Demographic data of the study group is demonstrated in Table 1. General characteristics, including age, height, weight and body mass index (BMI) variables were statistically similar between patients and controls.
Biochemical data of the participants are presented in Table 2. There was a remarkable difference in DHEA-SO4 and SHBG between the patients and controls.
Correlations between IPSS scores and clinical and laboratory tests related to the patient group are given in Table 3. Among them, FSH had a statistically significant negative correlation while E2 showed a statistically significant positive correlation with IPSS scores.
Excess E2 may play an important role in the occurrence of LUTS or, stimulus to E2 receptors located in the prostate tissue may take part in the development of BPH (22,23). The results of the present study showed that E2 levels are elevated in LUTS-positive patients. The role of androgens is better studied in case of LUTS but E2 produced from metabolism of androgens or its metabolites is still an issue of discussion. We well know that most of the patients with LUTS recover by using antiandrogen medications but some do not respond to this treatment approach. Therefore, some additional mechanisms are suspected to explain the pathophysiology of LUTS; excess E2 is supposed to be one of them.
Although IGF axis has been shown to be associated with LUTS, the results of the present study did not support this idea. Limited number of the subjects in the study group may be one of the explanations of the situation, but another reason may be characteristics of the participants. In contrast to previous studies, our study group was composed of young males with an average BMI values. Insulin resistance is common among obese persons, and thus, a possible association between IGF and LUTS might have been missed in the study.
In addition to being a precursor of androgens and estrogens, DHEA-S is an active hormone with effects on its own (24). Only a few studies in the literature have evaluated DHEA-SO4 in patients with LUTS, and the results were controversial (25,26,26,27). Rabijewski et al. (25) found that in middle-aged men, the more severe LUTS were associated with low DHEAS. However, Litman et al. (27) showed that this relationship disappeared after statistical adjustment for age. We did not observe any correlation between serum levels of DHEA-SO4 and IPSS scores. Small sample size may have limited our ability to detect modest effects and high DHEA-SO4 levels in patients may account for unknown confounding causality.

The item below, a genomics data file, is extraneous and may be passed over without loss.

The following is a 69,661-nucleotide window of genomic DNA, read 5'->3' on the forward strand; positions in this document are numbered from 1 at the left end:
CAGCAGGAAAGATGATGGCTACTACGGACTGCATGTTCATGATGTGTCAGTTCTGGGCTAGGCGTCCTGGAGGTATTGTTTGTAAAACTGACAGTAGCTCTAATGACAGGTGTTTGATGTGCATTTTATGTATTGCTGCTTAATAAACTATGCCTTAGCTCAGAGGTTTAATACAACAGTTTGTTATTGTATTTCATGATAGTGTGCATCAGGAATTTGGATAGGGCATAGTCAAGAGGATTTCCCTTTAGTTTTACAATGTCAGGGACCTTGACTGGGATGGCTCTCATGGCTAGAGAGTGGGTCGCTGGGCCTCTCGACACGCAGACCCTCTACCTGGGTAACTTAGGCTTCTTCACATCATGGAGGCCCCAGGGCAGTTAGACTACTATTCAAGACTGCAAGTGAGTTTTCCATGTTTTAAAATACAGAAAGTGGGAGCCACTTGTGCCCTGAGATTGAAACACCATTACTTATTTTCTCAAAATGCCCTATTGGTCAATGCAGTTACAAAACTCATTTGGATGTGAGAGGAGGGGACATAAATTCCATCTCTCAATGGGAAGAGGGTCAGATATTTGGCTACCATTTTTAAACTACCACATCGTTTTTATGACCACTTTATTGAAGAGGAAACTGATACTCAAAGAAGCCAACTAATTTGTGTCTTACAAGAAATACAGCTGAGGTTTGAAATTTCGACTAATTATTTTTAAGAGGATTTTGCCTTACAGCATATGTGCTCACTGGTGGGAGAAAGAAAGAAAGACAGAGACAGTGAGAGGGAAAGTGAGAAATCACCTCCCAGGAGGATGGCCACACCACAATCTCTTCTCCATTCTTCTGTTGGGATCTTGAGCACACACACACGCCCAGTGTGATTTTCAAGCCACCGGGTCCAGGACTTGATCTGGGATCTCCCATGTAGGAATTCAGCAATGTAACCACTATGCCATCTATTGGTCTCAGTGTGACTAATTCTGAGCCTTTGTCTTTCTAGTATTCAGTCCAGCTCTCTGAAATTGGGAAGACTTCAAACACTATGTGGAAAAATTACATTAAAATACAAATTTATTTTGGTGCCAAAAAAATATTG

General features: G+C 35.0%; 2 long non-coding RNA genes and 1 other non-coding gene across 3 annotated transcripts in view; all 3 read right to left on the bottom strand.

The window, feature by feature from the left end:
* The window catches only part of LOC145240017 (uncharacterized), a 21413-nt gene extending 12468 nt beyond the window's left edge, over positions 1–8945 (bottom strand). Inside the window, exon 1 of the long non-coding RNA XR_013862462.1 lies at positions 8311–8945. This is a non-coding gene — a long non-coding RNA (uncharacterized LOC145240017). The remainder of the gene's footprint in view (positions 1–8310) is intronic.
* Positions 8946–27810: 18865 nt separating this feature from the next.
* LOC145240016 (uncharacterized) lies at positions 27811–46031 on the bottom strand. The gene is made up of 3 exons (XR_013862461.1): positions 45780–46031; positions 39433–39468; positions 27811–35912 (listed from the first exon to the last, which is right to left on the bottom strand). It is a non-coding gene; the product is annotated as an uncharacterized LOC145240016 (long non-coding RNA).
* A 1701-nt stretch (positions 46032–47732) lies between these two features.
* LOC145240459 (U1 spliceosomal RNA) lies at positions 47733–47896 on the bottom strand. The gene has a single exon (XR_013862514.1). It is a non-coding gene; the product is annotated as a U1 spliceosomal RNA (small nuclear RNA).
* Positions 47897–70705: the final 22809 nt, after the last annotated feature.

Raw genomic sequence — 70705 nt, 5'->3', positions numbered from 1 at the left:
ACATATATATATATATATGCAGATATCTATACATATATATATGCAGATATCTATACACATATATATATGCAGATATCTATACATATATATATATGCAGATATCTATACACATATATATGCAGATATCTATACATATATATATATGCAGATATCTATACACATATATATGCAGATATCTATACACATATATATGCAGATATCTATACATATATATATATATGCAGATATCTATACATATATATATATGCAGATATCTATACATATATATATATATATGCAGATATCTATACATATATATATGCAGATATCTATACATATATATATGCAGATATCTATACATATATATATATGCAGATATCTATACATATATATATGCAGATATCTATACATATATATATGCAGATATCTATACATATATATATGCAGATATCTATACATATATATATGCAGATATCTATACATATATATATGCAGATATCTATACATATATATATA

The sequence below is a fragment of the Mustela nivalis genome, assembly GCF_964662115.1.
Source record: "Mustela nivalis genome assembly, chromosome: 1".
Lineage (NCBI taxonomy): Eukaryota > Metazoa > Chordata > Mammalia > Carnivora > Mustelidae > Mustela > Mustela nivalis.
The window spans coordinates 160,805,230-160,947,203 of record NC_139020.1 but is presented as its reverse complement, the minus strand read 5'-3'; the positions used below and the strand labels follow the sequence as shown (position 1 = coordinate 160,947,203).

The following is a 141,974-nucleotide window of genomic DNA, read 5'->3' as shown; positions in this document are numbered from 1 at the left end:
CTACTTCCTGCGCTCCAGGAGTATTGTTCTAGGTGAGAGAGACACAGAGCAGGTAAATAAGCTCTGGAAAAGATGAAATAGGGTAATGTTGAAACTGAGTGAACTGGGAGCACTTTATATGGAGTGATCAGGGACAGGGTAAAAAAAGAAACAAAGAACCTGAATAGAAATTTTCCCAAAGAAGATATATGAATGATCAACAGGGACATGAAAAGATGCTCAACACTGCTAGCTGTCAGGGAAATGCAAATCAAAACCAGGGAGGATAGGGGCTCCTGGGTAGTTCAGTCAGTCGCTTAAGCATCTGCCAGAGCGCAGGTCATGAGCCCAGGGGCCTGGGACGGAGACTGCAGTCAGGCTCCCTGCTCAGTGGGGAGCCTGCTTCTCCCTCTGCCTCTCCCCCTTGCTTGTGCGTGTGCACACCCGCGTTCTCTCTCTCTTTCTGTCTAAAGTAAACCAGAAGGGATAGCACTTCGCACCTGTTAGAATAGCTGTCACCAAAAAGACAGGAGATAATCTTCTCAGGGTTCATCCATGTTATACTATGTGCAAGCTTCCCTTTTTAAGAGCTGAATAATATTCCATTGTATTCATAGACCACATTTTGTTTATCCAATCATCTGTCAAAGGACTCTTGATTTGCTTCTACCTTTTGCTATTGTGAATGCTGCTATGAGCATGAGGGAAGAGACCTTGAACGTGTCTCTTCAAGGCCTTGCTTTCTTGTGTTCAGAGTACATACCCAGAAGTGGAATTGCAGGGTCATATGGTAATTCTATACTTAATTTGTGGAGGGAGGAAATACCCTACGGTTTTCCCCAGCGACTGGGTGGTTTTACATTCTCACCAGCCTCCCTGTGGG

Most notably, our study has a small sample size. Thus, findings should be interpreted with caution.
In conclusion, LUTS in men may be in association with E2. Further research are needed to understand the possible role of E2 in enlargement of the prostate.
Ethics Committee Approval: The study were approved by the Bursa Yüksek İhtisas Local Ethics Committee, Informed Consent: Consent form was filled out by all participants.
Peer-review: Externally peer-reviewed.
Medical Practices: Erkan Karadağ, Hakan Demirci, Muhammet Güzelsoy, Soner Çoban, Concept: Yasemin Üstündağ Budak, Kağan Huysal, Erkan Karadağ, Design: Yasemin Üstündağ Budak, Kağan Huysal, Erkan Karadağ, Data Collection or Processing: Yasemin Üstündağ Budak, Kağan Huysal, Hakan Demirci, Erkan Karadağ, Muhammet Güzelsoy, Soner Çoban, Analysis or Interpretation: Yasemin Üstündağ Budak, Hakan Demirci, Literature Search: Yasemin Üstündağ Budak, Hakan Demirci, Writing: Yasemin Üstündağ Budak, Hakan Demirci.
Conflict of Interest: No conflict of interest was declared by the authors.
Financial Disclosure: The authors declared that this study has received no financial support.